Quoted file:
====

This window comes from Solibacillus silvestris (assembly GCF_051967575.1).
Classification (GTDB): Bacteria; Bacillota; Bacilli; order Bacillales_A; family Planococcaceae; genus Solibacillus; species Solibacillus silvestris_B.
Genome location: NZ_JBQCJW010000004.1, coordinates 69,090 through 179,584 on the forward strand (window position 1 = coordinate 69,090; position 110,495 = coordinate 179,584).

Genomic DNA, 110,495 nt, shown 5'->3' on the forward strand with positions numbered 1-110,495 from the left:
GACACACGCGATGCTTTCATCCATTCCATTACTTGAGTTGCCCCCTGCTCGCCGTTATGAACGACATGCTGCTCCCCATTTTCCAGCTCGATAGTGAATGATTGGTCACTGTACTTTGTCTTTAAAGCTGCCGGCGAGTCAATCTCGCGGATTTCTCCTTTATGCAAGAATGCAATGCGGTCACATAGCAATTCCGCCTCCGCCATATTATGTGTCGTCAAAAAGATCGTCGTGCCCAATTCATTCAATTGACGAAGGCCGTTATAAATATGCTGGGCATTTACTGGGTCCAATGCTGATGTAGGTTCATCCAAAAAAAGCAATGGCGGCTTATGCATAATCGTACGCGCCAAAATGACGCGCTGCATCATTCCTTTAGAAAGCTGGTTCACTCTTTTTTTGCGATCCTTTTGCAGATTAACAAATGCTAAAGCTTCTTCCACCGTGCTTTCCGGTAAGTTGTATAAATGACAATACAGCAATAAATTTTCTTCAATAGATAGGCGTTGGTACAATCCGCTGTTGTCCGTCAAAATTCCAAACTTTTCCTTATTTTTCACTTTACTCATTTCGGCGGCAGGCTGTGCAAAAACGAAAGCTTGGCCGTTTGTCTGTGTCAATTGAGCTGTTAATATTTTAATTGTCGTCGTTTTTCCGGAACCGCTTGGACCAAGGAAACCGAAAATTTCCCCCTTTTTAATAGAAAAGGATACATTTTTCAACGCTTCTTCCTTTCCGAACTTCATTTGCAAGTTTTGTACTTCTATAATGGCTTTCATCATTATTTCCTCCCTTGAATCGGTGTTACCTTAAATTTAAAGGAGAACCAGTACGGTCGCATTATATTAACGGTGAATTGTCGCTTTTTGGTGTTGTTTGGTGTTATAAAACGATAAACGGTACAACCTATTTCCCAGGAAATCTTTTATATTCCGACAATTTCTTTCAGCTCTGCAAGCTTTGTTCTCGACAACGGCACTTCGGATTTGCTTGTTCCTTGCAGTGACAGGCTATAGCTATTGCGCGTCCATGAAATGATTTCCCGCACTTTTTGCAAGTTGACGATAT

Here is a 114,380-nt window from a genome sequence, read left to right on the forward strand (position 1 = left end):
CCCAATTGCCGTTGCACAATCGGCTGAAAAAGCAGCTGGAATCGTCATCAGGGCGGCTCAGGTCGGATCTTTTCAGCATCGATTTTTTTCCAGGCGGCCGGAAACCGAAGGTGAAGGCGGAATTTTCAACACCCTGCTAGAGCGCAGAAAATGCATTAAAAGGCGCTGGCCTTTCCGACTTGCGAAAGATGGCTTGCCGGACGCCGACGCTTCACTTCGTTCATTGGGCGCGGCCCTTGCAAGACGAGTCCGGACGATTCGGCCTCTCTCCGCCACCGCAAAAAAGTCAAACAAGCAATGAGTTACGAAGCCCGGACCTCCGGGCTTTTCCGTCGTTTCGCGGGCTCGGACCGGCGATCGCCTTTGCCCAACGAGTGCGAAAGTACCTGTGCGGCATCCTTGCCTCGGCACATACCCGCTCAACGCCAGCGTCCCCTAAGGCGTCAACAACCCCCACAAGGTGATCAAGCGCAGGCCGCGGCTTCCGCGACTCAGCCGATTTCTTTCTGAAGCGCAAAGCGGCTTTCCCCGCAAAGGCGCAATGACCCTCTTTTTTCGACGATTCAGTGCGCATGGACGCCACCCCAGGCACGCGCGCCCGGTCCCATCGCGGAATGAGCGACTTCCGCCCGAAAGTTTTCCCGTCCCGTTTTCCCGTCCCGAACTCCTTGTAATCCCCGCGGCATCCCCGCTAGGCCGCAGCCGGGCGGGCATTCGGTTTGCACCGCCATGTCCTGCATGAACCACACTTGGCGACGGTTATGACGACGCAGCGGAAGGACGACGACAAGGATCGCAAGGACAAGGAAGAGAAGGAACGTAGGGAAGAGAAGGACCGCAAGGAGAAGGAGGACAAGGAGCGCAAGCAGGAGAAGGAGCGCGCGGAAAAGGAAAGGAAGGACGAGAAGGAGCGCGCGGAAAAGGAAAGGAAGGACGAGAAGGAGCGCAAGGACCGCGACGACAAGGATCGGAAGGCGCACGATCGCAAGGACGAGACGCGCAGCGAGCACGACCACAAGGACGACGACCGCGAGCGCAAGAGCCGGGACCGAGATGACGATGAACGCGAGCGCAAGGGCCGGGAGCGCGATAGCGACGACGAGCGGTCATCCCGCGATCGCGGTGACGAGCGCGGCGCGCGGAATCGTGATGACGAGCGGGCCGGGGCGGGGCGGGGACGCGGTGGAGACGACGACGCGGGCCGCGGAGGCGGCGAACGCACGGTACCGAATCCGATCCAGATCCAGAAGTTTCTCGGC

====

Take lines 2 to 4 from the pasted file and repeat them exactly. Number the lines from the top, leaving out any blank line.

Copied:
Classification (GTDB): Bacteria; Bacillota; Bacilli; order Bacillales_A; family Planococcaceae; genus Solibacillus; species Solibacillus silvestris_B.
Genome location: NZ_JBQCJW010000004.1, coordinates 69,090 through 179,584 on the forward strand (window position 1 = coordinate 69,090; position 110,495 = coordinate 179,584).

Genomic DNA, 110,495 nt, shown 5'->3' on the forward strand with positions numbered 1-110,495 from the left: